This case study examines communication and documentation factors contributing to an allegation of improper performance of a procedure involving extractions. The risk management discussion includes strategies to help dental professionals keep patients safe while mitigating risk.
An adult with unspecified gum and tooth disease presented to the dentist with tooth pain. After a discussion, the patient and the dentist agreed on a treatment plan that consisted of extracting upper teeth and placing an immediate denture. The teeth were extracted without incident.
The following day, the patient returned to the office and complained of severe pain in the upper jaw area. The dentist adjusted the denture and provided pain medication. The patient returned the next day, again complaining of severe pain in the same upper jaw location. Although the patient had not worn the denture since the previous day, the dentist adjusted it again. No x-rays were taken, and the patient was released.
Six days later, the patient presented to a second dentist. The subsequent dentist x-rayed the area and noted that the tip of one tooth remained in an extraction site. He incised the gum and removed the tooth tip. The patient reported that the pain dissipated.
The patient filed a claim of improper performance of a procedure against the original dentist. Defense of the claim was hindered because the dentist was unable to produce documentation of the patient’s concerns, the examination and treatment, and the differential diagnosis on the cause of the continued pain. A licensing board complaint was also filed; the board sanctioned the dentist.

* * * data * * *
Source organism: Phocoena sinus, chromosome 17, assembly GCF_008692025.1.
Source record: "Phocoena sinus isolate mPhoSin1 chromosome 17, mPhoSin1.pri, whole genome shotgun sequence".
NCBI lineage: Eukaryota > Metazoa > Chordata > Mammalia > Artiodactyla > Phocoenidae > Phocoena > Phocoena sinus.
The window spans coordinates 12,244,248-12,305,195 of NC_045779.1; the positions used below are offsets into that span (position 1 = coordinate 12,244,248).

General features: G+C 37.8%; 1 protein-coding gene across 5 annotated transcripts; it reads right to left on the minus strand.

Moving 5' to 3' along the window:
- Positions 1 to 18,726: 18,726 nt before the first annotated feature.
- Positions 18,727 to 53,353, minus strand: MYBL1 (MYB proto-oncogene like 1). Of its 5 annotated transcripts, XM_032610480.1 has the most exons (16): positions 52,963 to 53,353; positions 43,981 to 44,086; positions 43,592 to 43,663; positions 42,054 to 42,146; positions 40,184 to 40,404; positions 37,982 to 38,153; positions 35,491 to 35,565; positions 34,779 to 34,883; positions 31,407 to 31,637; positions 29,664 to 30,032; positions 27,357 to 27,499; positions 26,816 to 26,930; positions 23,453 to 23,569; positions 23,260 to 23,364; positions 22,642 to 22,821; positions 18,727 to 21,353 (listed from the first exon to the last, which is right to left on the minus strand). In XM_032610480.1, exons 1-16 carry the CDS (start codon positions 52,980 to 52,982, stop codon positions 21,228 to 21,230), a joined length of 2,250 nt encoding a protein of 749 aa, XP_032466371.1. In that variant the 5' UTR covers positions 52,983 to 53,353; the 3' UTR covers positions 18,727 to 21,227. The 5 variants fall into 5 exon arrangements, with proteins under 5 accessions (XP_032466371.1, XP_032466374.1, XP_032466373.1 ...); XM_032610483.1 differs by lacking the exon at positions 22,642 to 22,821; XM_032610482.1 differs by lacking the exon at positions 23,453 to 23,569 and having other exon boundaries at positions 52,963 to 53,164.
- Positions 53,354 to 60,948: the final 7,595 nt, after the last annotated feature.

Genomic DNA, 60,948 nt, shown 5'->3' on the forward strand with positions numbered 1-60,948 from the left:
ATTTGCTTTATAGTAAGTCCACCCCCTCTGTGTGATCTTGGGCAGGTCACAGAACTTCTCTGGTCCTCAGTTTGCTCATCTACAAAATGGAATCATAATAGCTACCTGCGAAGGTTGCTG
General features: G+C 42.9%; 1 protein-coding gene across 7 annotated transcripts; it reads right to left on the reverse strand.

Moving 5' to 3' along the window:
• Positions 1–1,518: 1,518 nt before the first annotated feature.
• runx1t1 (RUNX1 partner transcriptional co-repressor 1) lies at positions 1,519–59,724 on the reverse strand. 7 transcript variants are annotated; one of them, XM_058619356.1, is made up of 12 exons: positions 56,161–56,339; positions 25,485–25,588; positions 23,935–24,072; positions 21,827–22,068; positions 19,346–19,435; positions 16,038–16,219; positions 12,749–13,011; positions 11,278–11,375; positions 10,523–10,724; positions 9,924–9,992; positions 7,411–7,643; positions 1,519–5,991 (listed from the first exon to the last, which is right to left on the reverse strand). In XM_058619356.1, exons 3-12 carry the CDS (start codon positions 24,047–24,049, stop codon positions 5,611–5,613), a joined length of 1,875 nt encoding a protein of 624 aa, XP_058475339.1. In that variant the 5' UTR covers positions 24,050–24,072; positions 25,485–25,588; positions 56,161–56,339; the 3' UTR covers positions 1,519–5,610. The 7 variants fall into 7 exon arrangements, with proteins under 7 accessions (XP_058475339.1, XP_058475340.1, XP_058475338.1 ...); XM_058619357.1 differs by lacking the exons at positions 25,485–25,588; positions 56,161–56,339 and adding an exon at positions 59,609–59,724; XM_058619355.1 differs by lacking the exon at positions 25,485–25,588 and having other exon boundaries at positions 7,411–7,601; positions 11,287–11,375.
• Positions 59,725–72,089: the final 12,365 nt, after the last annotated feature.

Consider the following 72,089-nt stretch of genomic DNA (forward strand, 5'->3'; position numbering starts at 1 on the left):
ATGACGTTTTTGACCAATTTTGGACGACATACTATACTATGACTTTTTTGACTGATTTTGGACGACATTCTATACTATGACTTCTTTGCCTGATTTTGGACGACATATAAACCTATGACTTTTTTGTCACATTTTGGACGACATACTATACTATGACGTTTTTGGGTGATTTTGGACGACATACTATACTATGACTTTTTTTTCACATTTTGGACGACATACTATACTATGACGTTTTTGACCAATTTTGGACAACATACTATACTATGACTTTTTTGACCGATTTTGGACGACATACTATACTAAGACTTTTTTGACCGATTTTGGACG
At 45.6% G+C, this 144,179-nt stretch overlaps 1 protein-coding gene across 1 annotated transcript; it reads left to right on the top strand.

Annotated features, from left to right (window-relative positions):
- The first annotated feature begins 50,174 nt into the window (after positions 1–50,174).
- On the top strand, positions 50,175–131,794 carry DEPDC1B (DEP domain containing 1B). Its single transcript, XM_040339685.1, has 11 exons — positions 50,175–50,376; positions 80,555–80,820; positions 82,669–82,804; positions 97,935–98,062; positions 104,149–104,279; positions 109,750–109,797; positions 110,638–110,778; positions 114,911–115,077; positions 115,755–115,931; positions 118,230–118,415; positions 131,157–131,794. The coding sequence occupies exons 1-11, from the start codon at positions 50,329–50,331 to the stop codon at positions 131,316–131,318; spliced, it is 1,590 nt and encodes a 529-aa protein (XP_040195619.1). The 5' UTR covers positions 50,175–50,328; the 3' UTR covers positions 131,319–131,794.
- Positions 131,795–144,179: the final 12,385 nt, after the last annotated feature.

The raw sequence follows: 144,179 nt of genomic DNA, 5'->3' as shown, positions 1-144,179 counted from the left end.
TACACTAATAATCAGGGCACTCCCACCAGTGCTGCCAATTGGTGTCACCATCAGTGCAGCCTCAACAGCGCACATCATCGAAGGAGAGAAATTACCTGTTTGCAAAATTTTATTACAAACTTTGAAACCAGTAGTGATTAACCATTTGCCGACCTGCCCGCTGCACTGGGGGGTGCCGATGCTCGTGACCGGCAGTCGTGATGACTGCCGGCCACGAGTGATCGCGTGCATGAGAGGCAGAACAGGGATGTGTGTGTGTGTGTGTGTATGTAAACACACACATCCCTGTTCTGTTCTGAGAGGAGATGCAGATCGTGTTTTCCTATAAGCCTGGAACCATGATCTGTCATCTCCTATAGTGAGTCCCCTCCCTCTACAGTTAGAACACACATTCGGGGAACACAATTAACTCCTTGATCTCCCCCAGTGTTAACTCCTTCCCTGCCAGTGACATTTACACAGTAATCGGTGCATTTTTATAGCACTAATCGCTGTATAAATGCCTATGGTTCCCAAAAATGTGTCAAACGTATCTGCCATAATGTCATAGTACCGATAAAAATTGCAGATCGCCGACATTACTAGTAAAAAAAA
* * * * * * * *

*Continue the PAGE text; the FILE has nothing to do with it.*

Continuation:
Risk Management Discussion
Poor communication was a significant issue in this case. The original dentist failed to listen to the patient’s repeated concerns and to assess the post-procedure complications correctly.
Communication is not only a key component of successful patient safety initiatives, but it can also be a predictor when determining if a patient will file a malpractice claim. Patients who sense empathy and understanding from their healthcare providers are more likely to adhere to treatment plans and participate in their treatment—and they are more reluctant to file a claim in the event of an adverse or unexpected outcome.
The lack of documentation—also a key factor—rendered the dentist unreliable in his own defense. A well-documented record provides evidence of the dentist’s decision-making process, the treatment provided, and the patient’s response.
The following strategies can help dental professionals improve patient communication skills and dental record documentation:
For guidance and assistance in addressing any patient safety or risk management concerns, contact the Department of Patient Safety and Risk Management at (800) 421-2368 or by email.